My Kind of Country

Country music from a fan's point of view since 2008

Tag Archives: Mandy Moore

Album Review: Jason Isbell and The 400 Unit – ‘The Nashville Sound’

At the risk of sounding like a broken record, I’m always amazed at the frequency by which Jason Isbell releases new music, every two years, a pace largely unheard of for an artist of his ilk and prestige who isn’t bound by the regimental restrictions of mainstream country music. For most singer/songwriters, pouring their soul into an album feels like an exhaustive process, yet for Isbell, easily the most masterful artist in the Americana vein, it feels like a piece of cake. And yet, he only gets more nuanced and complex with each passing record.

The Nashville Sound, produced by Dave Cobb in RCA Studio A, has an urgent aggression that puts sound to the deep political divide that has risen in the wake of Donald Trump’s election as President. Isbell began writing and recording this past January, which allowed him to tackles this unrest from different angles while exploring varying perspectives.

Isbell’s observations often veer personal, as on “White Man’s World,” a bluesy rocker in which he uses his wife and daughter as a catalyst for conveying his fears about the future under the male dominant Trump administration. The track brilliantly traverses these feelings both externally and internally, jumping from disappointment (“I thought this world could be hers one day, but her momma knew better”) and anger (“I’m a white man living in a white man’s nation, I think the man upstairs must’a took a vacation”) to optimism (“I still have faith, but I don’t know why maybe it’s the fire in my little girl’s eyes”).

“Hope The High Road” generalizes the anger with words of encouragement, providing an anthemic message to anyone who feels they fell on the losing side of 2016. His message, that he hopes “the high road leads you home again, to a world you want to live in,” is heightened by his smart admission – he’s singing as much to himself as he is to them.

No matter how positively he spins the message, “Hope The High Road” bleeds with the same blistering anger that drives the majority of The Nashville Sound. It suggests hope as a process, not an absolute or a right. Isbell also knows the hope can seem distant, especially when a person’s reality is limited by circumstance. “The Cumberland Gap,” one of Isbell’s trademark character sketches, lays bare the struggles of a man suffocated by the extensive promise and bleak reality of mountaintop coal mining. Isbell’s brilliance is how masterfully he’s able to paint dire circumstances around men with smart moral compasses. Andy was undoubtedly the friend we all wish was in our lives. This man, who remains nameless throughout, is a son for the ages. He’s desperate for greener pastures but thinks how his mom would react. He’s the only family member left to care for her.

Another such illustration, “Tupelo,” examines the hopes we hold onto to get us through life, as told through the story of a drunk who imagines a better life with a woman in the titular Mississippi town. Isbell never allows us insight into whether or not the woman is real or a made-up construct in the man’s mind, allowing us to feel this guy’s struggle alongside him.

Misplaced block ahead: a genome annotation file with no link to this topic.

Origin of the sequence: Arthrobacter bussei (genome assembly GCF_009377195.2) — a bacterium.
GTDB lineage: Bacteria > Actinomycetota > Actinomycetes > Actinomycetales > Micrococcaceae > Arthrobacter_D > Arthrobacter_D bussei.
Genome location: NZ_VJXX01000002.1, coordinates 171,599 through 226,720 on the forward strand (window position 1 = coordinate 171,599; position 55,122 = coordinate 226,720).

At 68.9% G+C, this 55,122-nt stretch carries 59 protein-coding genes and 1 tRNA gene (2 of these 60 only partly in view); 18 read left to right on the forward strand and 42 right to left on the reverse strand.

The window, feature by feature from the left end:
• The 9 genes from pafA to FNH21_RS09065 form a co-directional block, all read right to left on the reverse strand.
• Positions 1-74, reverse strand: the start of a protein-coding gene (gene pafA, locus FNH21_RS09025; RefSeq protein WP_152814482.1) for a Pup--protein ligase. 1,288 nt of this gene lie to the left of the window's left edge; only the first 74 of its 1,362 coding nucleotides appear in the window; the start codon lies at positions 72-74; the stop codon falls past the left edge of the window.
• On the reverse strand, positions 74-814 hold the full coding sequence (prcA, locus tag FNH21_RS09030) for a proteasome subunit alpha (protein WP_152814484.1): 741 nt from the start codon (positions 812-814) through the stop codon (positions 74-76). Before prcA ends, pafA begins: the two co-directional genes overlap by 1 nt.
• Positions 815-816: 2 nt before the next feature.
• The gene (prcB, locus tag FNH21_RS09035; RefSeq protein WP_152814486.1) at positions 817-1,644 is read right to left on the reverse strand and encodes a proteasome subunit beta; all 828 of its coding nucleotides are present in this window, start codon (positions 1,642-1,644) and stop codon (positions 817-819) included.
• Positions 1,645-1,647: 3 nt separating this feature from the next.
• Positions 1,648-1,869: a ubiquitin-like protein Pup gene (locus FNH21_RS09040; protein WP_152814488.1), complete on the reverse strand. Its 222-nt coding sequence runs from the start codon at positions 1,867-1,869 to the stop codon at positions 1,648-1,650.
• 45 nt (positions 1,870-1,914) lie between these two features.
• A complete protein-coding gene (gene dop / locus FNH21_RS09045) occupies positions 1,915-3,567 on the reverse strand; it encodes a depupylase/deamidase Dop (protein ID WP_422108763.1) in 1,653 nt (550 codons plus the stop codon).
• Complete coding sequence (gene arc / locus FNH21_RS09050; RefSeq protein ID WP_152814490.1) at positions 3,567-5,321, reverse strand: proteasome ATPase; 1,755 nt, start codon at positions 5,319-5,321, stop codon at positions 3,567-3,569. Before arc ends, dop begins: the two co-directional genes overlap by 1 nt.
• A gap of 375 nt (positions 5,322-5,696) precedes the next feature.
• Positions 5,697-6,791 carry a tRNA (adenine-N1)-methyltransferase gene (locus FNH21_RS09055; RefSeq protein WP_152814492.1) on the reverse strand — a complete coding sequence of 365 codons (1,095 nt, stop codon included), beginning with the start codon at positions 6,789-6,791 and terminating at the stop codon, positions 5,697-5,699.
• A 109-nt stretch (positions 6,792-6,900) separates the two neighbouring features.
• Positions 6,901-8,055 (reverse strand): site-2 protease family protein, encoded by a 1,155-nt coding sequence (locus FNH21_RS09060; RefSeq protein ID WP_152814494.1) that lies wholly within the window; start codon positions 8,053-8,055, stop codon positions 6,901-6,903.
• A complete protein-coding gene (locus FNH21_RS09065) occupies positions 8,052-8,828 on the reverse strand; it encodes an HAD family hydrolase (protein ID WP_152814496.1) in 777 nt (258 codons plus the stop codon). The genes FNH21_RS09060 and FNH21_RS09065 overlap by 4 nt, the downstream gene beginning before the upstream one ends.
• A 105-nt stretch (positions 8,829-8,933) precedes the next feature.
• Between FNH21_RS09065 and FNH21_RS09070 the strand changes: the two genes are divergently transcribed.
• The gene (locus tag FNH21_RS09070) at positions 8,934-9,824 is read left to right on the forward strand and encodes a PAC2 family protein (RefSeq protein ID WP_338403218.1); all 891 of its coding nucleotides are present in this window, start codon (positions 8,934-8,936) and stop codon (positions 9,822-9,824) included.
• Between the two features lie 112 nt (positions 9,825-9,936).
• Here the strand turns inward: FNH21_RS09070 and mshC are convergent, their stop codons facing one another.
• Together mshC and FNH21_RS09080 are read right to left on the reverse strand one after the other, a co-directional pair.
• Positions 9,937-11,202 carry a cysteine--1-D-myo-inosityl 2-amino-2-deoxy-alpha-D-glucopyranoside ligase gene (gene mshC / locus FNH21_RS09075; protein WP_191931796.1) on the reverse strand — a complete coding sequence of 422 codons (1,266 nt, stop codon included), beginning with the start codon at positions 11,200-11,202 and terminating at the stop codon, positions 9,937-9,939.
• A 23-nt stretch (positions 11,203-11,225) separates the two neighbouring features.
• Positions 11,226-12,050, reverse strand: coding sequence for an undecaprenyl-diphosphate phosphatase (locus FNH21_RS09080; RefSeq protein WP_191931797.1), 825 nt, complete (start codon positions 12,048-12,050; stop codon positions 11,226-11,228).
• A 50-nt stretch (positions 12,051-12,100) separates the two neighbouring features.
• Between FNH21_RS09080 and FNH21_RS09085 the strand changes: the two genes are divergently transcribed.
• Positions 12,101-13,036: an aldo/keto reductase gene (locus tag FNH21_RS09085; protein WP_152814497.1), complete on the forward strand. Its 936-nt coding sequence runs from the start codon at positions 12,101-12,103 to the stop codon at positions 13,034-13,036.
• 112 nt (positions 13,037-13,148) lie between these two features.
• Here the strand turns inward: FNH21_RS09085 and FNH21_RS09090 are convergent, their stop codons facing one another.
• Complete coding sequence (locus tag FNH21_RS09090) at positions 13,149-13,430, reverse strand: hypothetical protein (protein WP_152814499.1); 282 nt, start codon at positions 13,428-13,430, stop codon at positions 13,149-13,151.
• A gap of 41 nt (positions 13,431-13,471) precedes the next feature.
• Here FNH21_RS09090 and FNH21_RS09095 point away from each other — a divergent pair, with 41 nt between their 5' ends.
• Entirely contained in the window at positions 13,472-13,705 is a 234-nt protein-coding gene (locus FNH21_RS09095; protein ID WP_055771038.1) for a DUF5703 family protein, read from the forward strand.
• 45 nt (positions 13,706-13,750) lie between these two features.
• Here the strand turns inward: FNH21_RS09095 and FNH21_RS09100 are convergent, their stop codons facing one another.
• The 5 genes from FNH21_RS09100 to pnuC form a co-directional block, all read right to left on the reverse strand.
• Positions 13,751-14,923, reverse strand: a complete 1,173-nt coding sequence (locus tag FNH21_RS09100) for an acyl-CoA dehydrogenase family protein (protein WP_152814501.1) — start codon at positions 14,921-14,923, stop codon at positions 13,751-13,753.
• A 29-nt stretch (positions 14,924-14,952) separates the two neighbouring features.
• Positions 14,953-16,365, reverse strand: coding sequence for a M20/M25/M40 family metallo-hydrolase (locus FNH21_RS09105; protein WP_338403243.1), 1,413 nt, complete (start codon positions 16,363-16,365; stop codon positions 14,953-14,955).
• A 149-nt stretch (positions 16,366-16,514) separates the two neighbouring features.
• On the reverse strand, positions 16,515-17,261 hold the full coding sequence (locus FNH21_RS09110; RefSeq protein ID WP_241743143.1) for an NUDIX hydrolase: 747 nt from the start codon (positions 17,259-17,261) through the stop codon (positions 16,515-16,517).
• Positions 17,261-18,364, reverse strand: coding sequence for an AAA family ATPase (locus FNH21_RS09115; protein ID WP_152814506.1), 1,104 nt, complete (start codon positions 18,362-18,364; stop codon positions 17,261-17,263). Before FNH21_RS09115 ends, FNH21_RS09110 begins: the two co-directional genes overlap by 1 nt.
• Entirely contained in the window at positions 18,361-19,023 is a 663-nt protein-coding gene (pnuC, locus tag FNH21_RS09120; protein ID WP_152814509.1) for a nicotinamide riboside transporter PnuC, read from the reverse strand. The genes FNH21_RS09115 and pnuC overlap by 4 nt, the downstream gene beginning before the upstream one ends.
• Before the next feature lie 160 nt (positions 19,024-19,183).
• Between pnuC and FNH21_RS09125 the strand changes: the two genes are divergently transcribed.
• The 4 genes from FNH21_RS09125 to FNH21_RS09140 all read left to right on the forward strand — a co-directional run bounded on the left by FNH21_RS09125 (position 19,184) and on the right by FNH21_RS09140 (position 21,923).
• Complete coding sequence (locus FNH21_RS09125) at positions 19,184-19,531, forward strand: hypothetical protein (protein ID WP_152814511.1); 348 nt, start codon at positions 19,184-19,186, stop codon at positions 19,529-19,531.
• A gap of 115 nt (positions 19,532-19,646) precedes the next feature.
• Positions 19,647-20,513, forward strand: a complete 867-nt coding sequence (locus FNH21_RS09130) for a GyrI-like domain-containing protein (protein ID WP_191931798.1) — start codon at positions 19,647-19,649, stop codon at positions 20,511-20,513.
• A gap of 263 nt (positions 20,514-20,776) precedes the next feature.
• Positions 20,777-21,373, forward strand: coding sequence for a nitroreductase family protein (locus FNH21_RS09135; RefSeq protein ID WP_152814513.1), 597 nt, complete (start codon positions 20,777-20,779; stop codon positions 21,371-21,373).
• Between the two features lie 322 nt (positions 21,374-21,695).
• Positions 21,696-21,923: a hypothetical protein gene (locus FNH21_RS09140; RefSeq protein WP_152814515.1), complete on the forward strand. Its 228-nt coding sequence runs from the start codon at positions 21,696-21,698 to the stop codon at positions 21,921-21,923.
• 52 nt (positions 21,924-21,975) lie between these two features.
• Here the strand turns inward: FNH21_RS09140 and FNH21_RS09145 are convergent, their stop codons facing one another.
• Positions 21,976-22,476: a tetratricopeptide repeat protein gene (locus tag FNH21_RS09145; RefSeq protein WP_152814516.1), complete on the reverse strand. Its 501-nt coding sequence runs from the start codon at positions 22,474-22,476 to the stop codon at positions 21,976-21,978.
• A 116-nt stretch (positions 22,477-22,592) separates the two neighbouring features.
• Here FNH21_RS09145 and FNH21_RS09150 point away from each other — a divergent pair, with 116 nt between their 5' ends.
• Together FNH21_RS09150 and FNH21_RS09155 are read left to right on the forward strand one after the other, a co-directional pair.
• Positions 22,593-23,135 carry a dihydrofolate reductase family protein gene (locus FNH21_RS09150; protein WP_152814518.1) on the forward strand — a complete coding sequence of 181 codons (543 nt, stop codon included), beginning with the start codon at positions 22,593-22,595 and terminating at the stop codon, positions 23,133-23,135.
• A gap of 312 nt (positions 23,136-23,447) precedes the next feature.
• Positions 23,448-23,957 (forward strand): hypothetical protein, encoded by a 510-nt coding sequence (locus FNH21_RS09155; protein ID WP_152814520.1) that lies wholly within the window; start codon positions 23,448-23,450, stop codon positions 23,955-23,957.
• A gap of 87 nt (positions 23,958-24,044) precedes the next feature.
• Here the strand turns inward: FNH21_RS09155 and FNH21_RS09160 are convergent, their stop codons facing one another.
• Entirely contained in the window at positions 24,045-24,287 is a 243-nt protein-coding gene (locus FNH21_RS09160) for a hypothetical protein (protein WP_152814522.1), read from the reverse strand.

Isbell brings his internal struggle to the surface on “Last of My Kind,” which examines his first person perspective on trying to find his place in this world. This thought process continues on “Anxiety,” a brutally honest look at how fear can paralyze our psyche and contribute to feeling restless and lost.

As much as The Nashville Sound confronts our desire for a sense of place, it also seeks to examine personal relationships. A friendship with Ryan Adams led to “Chaos and Clothes,” a song about his 2016 divorce from singer and This Is Us actress Mandy Moore.

“Something To Love,” which Isbell wrote for his two-year-old daughter Mercy, is a rare moment of levity, anchored by the sunny fiddle played by his wife, fellow singer-songwriter Amanda Shires. That Nashville Sound isn’t necessarily a strict country album, but “Something To Love” is no doubt a country song.

As if it’s even possible, there is one song on The Nashville Sound that ranks above the rest and belongs in the upper echelon of Isbell’s legacy. That track is “If We Were Vampires,” a stunning love song about a couple’s appreciation for one another knowing that time will ultimately tear them apart:

If we were vampires and death was a joke

We’d go out on the sidewalk and smoke

And laugh at all the lovers and their plans

I wouldn’t feel the need to hold your hand

 

Maybe time running out is a gift

I’ll work hard ’til the end of my shift

And give you every second I can find

And hope it isn’t me who’s left behind

 

It’s knowing that this can’t go on forever

Likely one of us will have to spend some days alone

Maybe we’ll get forty years together

But one day I’ll be gone or one day you’ll be gone

“If We Were Vampires” is Isbell at his best, giving the world a song that stands up to “Elephant,” which I’ll always consider his crowning achievement as an artist. His best songs, ten of which appear here, are like punches to the gut in all the best ways. The Nashville Sound is a brilliant album from beginning to end.

Grade: A+

Album Review – Lori McKenna – ‘Lorraine’